The Ninth U.S. Circuit Court of Appeals ruled earlier this month in Facebook Inc. v. Pacific Northwest Software Inc.
, No. 08-16745, that a mediated settlement agreement was enforceable, and refused to allow a party to oppose enforcement with evidence of mediation discussions. 2011 WL 1346951 (Apr. 11)(Available here
The real-life case frames the plot of the fictionalized film, “The Social Network,” which received three Academy Awards and four Golden Globe Awards. It marks a rare federal circuit court mediation ruling.
In a unanimous decision written by Chief Judge Alex Kozinski, the Ninth Circuit rejected a trial court finding that local ADR rules could create a mediation privilege. Instead, the opinion relied on the parties’ confidentiality agreement in affirming the district court’s exclusion of mediation communications.
Two brothers, Cameron and Tyler Winklevosses, who are the appellants, originally filed suit along with a business partner against the social networking website Facebook and its creator Mark Zuckerberg. They claimed that Zuckerberg stole the Facebook idea from them.
Facebook countersued the Winklevosses as well as the brothers’ social networking website, ConnectU. A California district court ordered the parties to mediate. They hired a private mediator. Before mediation commenced, the parties signed a confidentiality agreement stipulating that any statement made during mediation was privileged, non-discoverable, and inadmissible in any future proceeding.
The parties came to a settlement agreement, which they signed and stipulated as confidential, binding, and capable of being used as evidence in order to enforce it. This settlement, however, deteriorated during later negotiations. California’s Northern District federal court granted Facebook’s enforcement request. This had the effect of transferring ConnectU shares to Facebook, and thus moving ConnectU to Facebook’s side of the litigation.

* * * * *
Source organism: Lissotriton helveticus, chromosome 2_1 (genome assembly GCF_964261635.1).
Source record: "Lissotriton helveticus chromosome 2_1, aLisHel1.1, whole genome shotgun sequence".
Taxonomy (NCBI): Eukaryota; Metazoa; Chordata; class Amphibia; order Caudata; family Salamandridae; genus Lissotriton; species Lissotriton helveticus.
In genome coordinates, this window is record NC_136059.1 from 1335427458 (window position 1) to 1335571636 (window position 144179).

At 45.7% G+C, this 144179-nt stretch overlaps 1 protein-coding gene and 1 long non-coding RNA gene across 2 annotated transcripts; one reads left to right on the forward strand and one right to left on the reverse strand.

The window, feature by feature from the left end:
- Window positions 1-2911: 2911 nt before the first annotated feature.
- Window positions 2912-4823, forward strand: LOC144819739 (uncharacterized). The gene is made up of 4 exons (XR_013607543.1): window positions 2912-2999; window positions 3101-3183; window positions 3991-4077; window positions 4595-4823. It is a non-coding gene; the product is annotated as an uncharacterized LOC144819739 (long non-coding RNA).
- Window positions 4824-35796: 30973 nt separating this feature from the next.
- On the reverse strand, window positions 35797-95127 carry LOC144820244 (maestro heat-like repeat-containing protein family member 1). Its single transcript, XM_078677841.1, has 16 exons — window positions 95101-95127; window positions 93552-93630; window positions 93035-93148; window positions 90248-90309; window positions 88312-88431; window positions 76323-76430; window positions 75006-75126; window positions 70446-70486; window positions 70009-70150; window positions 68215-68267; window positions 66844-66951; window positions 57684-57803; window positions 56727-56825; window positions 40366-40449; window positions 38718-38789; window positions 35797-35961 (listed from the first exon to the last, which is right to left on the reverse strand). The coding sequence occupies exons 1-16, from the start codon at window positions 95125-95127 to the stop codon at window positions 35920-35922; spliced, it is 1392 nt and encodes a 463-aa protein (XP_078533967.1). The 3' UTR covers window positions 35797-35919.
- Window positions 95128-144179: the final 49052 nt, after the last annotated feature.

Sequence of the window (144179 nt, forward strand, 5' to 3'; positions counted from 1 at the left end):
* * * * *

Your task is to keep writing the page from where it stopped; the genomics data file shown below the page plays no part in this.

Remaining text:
The Winklevosses appealed.
In opposing the settlement agreement’s enforcement, the Winklevosses made two related securities fraud claims: that during negotiations, Facebook led them to believe that its shares were worth more than they were worth, and that Facebook failed to disclose the material information of the shares’ valuation. In support, the Winklevosses attempted to use evidence of what was said during mediation, as well as what was not said. The district court excluded this evidence under its ADR Local Rule 6-11 because it found that 6-11 created a mediation privilege.
Judge Kozinski disagreed with the district court’s reasoning, yet came to the same result. He wrote that the court found that privileges are created by federal law, and, though he wasn’t categorical about the ruling, he struck it down, noting that it is “doubtful that a district court can augment the list of privileges by local rule.”
Kozinski added further that regardless of whether local rules can generate this privilege, the parties’ use of a private mediator as opposed to a court-appointed neutral meant that their mediation not was no subject to the “ADR Local Rules.”
Nevertheless, the Ninth Circuit affirmed the exclusion of the mediation evidence on the grounds that the parties had signed a confidentiality agreement stipulating that any statement made during mediation was privileged, non-discoverable, and inadmissible in any future proceeding. The Court emphasized the portion of the confidentiality agreement that states “[n]o aspect of the mediation shall be relied upon or introduced as evidence in any arbitral, judicial, or other proceeding.”
Therefore, the Court found, the Winklevosses were prevented from introducing evidence of what Facebook said, or did not say, during mediation. Without such evidence, the Winklevosses could not succeed in their securities fraud claims.
In enforcing the settlement agreement, Kozinski concluded the opinion by noting that “[a]t some point, litigation must come to an end. That point has now been reached.”
--Madeleine Elkan, CPR Intern